Killer batch of white heroin responsible for at least 100 deaths across the country... and rising The killer dope is a 50/50 blend of heroin and fentanyl
It has killed 22 in Pittsburgh the past two weeks, and 37 more in Maryland since September and 22 more in Rhode Island this month
Officials from New Hampshire to Washington are blaming it for spikes in overdose deaths
By Ryan Gorman
PUBLISHED: 22:58 EST, 31 January 2014 | UPDATED: 01:36 EST, 1 February 2014
Heroin overdose deaths across the country are spiking as a deadly new variant of the drug mixed with a powerful painkiller is spreading from New Hampshire to Washington State.
The lethal combination of heroin and fentanyl, an opiate used to soothe the pain of cancer patients, is blamed for about 100 deaths from coast to coast. It is variously labelled as ‘bud ice,’ ‘income tax’ and ‘theraflu,’ authorities say.
The hardest hit states in the epidemic are Maryland, with more than three dozen deaths since September, and Pennsylvania, with almost two dozen this month alone, according to reports.
Bud ice: Named after a now-discontinued beer, the lethal heroin is blamed for dozens of deaths
The killer drug cocktail first gained national notoriety last week when Pittsburgh-area officials said it had killed 22 people since only January 16, according to the Pittsburgh Post-Gazette.
Pennsylvania Attorney General Kathleen Kane is so concerned about the deaths she announced a task force comprised of state, county and local police departments dedicated solely to eradicating it from Western Pennsylvania.
Though Pennsylvania’s cases have so far been the highest profile, Maryland’s medical examiner says 37 people in the state have died in the last five months from injecting the poisonous potion, CBS DC reported.
FENTANYL AT A GLANCE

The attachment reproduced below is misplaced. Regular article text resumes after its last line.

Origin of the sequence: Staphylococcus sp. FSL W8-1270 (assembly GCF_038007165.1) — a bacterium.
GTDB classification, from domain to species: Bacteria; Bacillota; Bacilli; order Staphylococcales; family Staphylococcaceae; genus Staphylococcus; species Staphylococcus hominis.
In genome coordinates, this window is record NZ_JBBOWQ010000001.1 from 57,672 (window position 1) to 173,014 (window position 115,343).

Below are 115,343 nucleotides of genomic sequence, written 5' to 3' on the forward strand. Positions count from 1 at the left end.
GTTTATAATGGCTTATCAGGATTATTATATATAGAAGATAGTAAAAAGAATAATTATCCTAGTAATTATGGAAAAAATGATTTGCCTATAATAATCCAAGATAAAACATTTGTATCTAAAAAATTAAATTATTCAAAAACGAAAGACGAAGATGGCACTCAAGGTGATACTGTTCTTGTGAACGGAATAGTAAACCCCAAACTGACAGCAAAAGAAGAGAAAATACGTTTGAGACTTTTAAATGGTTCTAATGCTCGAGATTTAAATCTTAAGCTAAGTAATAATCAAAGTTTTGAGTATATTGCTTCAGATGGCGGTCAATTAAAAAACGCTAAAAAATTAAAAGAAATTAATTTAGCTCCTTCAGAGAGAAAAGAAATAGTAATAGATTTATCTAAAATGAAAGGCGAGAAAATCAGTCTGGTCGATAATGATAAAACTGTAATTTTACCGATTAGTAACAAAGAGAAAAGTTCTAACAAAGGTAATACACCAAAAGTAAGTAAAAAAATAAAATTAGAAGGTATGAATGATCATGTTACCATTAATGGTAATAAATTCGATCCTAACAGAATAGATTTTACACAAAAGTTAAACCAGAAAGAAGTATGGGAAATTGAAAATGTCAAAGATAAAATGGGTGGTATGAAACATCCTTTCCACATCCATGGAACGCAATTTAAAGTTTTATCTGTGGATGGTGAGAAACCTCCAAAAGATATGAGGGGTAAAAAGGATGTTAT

First synthesized in Belgium in the 1950s
Brought into medical use in the 1960s
Up to 100 times more potent than morphine
Used mainly for pain management in cancer patients
It is usually taken intravenously, but can be smoked or snorted
Odorless, clear liquid or white crystalline powder
Source: Drug Enforcement Administration
The deaths were spread throughout the whole state, with 10 occurring in drug-ravaged Baltimore.
A further 22 people died of heroin-fentanyl overdoses in Rhode Island during the first two weeks of this year, officials told the Providence Journal.
'People believe that they’re shooting heroin but the substance does not look like heroin and they’re shooting it and they’re dying,' a rehabilitation expert told the paper.
Police in Portsmouth, NH, responded to three overdoses in a single 24-hour period one day last week alone, one of those people died, an official told Portsmouth Patch.
Authorities in Nassau County, a Long Island suburb of New York, say the deadly dope has recently killed at least five people, Newsday reported.
Other deaths linked to fentanyl-laced heroin have also been reported in Louisiana and Washington State.
People are overdosing because the combination of fentanyl and heroin is recent trend, and results in a much more powerful high than users have seen before.